What's In Blue

Posted Fri 13 Apr 2012

Continuing Negotiations on a Syria Draft Resolution

Council members are continuing this afternoon (13 April), at permanent representative level, to try to come to an agreement on a draft resolution on Syria authorising the deployment of an advance team of 30 unarmed military observers to Syria to supervise the cessation of violence by all parties.

This afternoon the Secretariat was asked to put two draft resolutions in blue. The first draft was originally circulated by the US yesterday and co-sponsored by Colombia, France, Germany, Morocco, Portugal, the UK and the US. The second draft was prepared by Russia and appears to have been circulated this afternoon for the first time. It seems this afternoon’s negotiations are on the US draft resolution but it seems likely that Russia will want to have its text considered as well. Given the differences that seem to exist between the two texts in blue, it is uncertain when a draft will be put to a vote.

Both resolutions call for the authorisation of an advance team of military observers. However, there are several significant differences particularly related to references to Joint UN-Arab League Special Envoy Kofi Annan’s six-point plan, the Syrian government’s commitments, humanitarian access and human rights language as well as the conditions required for the advance team.

While both drafts reaffirm the Council’s support for Annan, it seems the Russian text omits reference to the 16 February General Assembly resolution and relevant resolutions of the Arab League which provide the basis for Annan’s mandate. It appears that it likewise makes minimal reference to the presidential statement adopted by the Council on 5 April on the six-point plan.

In addition, while the Russian draft affirms its support for the implementation of the six-point proposal, it apparently has omitted the annex detailing the six-point plan. Generally it seems that the Russian text contains references to Annan’s mandate and plan that are more generic than in the US draft resolution.

On the issue of the Syrian government’s commitment to cease troop movements and usage of heavy weapons in population centres and to withdraw its troops and weapons from such centres, the Russian draft, while mentioning the 1 April letter in which Damascus agreed to Annan’s plan, does not specify these commitments.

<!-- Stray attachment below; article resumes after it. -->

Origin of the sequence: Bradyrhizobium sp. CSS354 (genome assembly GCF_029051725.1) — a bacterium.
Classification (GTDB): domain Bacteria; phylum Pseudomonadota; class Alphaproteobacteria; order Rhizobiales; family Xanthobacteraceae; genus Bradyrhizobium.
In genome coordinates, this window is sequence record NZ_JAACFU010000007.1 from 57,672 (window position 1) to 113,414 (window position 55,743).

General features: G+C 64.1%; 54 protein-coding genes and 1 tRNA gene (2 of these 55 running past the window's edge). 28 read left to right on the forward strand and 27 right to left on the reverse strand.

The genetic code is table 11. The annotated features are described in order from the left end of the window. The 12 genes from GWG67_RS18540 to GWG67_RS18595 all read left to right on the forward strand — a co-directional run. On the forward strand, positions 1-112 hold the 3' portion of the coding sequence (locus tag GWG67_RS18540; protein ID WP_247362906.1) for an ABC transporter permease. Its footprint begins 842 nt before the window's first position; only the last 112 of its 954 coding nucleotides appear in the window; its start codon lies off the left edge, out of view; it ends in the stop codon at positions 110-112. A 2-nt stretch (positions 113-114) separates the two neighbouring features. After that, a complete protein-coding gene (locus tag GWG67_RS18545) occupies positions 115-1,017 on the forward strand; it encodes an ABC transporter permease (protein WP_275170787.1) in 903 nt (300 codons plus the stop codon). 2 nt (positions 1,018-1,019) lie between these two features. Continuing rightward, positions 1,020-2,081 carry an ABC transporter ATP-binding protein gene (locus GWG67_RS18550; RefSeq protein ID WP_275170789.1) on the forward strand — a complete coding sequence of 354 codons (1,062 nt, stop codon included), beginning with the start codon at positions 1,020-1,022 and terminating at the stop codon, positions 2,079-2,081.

While both drafts note Annan’s assessment that there appears to be a cessation of violence as of 12 April, it seems that the Russian draft indicates implementation of commitments by the Syrian government beyond what appears to be happening on the ground.

Also unlike the US draft resolution, it seems the Russian draft does not include any condemnation of human rights abuses by Syrian authorities or any expression of regret for the thousands of people killed so far. It also seemingly omits any reference to the need for humanitarian access.

With regard to the advance team, both drafts apparently call on all parties to guarantee the safety of the team and stress that primary responsibility in this regard lies with the Syrian authorities. However, the Russian draft seems to fail to include details on the requisite environment for unimpeded access and freedom of movement for the advance team to function effectively.

Russia has repeatedly expressed support for Annan and his plan, but its draft seems to signal a more cautious approach to defining too clearly what Syria’s commitments are in a binding resolution which could lead to further steps by the Council in case of non-compliance.